They've been stepped on, sat on, fallen on and kicked.
They've been heckled by fans, pelted with coins and even thrown off the United Center floor halfway through a game.They've worked long hours for minimum wage. They've even had to buy their own meals, which don't come cheap in the Windy City.
If it were any other occupation, Chris Packer, Daniel Shimensky and Preston Truman might have handed in their resignations by now.
But being a ball boy for the Utah Jazz in the NBA Finals isn't a job. It's a dream come true.
"I'm just here for the fun of it," said Truman, a 20-year-old Weber State University student who paid for his own plane ticket to Chicago and didn't know until Friday that he'd be paid for the hours he's worked here this week.
"So what if it is ($5.15 an hour), we get $1,000 seats for the game," Truman said.
"Or even $10,000 for tonight because it could be Michael's last game," Packer added, referring to the price some scalpers were demanding for tickets to Friday's Game 5. "We see everything. We hear everything that's going on."
This year, for the first time, the Jazz have sent at least two senior ball boys to each of their road playoff games.
Packer, a 20-year-old Salt Lake Community College student, and Shimensky, the 18-year-old son of Jazz trainer Mike Shimensky, traveled on the team's charter flight. Truman, who drove to Los Angeles to work the Western Conference finals, found his own way to Chicago and slept on an extra bed in Packer and Shimensky's room in the team hotel.
"It's kind of a reward for them after a long season," said Jazz director of media relations Kim Turner. Turner's 18-year-old son, Jason, also served as a ball boy for the first two games in Chicago before returning to Utah Thursday.
"They've had a lot of fun. It's a big experience for these guys."
Perhaps the most unusual event of their weeklong stay happened Wednesday during halftime of Game 4. The Jazz ball boys were told to go back to the team's locker room and stay there until the game ended. They watched the third and fourth quarters on a TV monitor while wondering what, if anything, they'd done wrong.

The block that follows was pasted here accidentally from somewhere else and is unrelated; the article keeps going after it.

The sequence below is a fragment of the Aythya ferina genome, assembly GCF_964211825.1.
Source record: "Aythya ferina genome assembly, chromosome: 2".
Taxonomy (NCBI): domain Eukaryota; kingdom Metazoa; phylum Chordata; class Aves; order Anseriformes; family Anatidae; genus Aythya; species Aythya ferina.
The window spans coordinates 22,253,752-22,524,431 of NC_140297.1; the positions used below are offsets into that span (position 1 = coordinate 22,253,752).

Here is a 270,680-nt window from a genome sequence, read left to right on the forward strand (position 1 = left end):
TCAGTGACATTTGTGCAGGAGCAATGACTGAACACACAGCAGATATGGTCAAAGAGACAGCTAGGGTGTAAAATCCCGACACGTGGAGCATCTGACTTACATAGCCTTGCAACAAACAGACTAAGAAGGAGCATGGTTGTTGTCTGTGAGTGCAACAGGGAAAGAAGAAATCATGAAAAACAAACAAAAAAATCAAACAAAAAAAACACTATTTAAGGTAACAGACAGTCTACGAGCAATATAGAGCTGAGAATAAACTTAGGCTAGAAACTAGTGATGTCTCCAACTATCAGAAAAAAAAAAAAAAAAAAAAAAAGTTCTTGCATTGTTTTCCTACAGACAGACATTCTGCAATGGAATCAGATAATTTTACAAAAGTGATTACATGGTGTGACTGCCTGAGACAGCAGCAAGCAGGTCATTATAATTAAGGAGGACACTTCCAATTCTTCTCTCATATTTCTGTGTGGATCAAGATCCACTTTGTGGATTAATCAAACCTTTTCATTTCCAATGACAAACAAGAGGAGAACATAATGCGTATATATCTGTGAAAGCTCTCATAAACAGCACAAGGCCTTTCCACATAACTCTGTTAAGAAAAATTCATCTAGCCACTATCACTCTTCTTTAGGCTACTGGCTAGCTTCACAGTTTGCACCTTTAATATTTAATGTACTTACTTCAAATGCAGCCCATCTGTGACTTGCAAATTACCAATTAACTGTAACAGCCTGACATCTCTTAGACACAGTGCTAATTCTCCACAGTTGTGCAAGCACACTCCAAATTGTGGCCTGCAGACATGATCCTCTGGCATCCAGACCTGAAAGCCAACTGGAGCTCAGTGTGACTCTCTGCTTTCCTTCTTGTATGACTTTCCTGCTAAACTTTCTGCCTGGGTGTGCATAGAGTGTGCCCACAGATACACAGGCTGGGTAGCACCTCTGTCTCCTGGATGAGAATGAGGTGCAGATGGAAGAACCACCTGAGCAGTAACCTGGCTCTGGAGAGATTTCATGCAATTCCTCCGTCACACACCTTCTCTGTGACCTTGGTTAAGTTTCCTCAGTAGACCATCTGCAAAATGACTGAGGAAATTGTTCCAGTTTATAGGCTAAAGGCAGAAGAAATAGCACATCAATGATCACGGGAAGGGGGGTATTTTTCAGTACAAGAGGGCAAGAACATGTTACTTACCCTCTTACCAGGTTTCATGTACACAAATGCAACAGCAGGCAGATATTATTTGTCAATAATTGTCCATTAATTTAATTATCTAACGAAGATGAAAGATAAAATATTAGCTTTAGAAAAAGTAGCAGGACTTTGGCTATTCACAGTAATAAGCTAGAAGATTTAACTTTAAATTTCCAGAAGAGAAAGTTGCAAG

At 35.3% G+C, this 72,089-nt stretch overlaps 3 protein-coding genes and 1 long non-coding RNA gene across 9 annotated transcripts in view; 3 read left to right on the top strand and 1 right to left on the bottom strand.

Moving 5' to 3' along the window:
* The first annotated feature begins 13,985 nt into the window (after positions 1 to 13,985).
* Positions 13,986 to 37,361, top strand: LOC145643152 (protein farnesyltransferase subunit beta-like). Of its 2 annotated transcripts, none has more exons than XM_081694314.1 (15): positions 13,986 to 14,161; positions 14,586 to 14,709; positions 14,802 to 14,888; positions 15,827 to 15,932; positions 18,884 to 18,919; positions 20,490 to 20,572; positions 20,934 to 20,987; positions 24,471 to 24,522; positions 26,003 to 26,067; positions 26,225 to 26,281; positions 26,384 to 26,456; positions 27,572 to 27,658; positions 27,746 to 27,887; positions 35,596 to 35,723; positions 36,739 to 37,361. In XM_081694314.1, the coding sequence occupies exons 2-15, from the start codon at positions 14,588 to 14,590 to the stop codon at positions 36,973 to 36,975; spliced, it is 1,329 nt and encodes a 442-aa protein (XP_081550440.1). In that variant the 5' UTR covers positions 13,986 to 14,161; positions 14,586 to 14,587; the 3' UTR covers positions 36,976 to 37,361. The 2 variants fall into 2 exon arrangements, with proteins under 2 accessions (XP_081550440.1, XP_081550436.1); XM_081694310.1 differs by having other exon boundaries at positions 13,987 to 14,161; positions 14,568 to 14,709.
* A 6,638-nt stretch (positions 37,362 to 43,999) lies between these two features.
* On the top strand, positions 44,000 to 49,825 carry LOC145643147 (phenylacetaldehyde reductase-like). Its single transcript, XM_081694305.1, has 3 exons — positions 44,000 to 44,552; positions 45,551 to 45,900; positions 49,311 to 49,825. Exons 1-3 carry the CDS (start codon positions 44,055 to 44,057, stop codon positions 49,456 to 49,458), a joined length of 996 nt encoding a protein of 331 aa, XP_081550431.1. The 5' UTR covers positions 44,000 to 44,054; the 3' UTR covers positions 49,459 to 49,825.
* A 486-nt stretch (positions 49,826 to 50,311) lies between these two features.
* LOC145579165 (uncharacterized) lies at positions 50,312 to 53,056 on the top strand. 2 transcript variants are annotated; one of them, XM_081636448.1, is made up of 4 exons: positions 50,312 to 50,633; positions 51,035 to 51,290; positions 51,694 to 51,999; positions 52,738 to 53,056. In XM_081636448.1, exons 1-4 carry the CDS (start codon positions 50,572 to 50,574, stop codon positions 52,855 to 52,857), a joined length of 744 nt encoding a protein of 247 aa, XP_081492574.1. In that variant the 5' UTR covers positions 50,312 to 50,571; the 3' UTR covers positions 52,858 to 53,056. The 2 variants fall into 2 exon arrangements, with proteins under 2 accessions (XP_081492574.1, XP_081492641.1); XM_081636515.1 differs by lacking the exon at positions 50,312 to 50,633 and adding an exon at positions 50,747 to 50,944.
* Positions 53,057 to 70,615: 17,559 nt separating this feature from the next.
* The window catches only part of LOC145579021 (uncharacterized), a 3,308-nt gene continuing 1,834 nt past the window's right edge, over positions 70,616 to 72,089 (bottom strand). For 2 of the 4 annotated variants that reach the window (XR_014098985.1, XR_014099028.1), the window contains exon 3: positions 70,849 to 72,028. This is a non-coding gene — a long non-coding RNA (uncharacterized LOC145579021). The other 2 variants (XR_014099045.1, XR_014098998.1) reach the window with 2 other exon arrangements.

"We thought maybe we'd gotten in the way of the cameras, of NBA Entertainment," Packer said.
As it turned out, the boys' only crime was wearing their official Jazz ball boy shirts, made by Champion Athletic. The NBA has a contract with Nike. NBA officials realized the large "C" on the boys' shirts could be seen by the television audience, not to mention Nike.
Friday, the boys found out what all the fuss was about. They were instructed to buy Nike golf shirts, which they found in downtown Chicago for $41 apiece, if they wanted to work Friday night's game.
One of the Bulls' ball boys said he could get Bulls uniforms for them. The Jazz ball boys politely declined that offer.
The only other real difficulty has been dealing with Utah's losses here, particularly Sunday's blowout.
"It's so frustrating because the players make you feel like a part of the team, so when they lose I guess we lose, too," Shimensky said. "It's pretty depressing. Then you've got to hear about it on the road from all the fans. The players say they block it out, but it's easier for them because they're used to it."
The setbacks haven't stopped the ball boys from having fun. They've done a little sightseeing, a lot of shopping and a fair amount of hobnobbing with some of the best professional athletes in the world. Adam Keefe even bought them lunch.
Truman had his picture taken with Michael Jordan, Scottie Pippen and other Bulls and Jazz players. Jordan even asked him how he was doing in school, he said.
"I've been a ball boy for two years, and I've been to the Finals for two years. I've been really lucky," said Truman, who wasn't sure where he was going to sleep Friday night before catching a 6 a.m. flight home Saturday.
"It's just an unbelievable experience."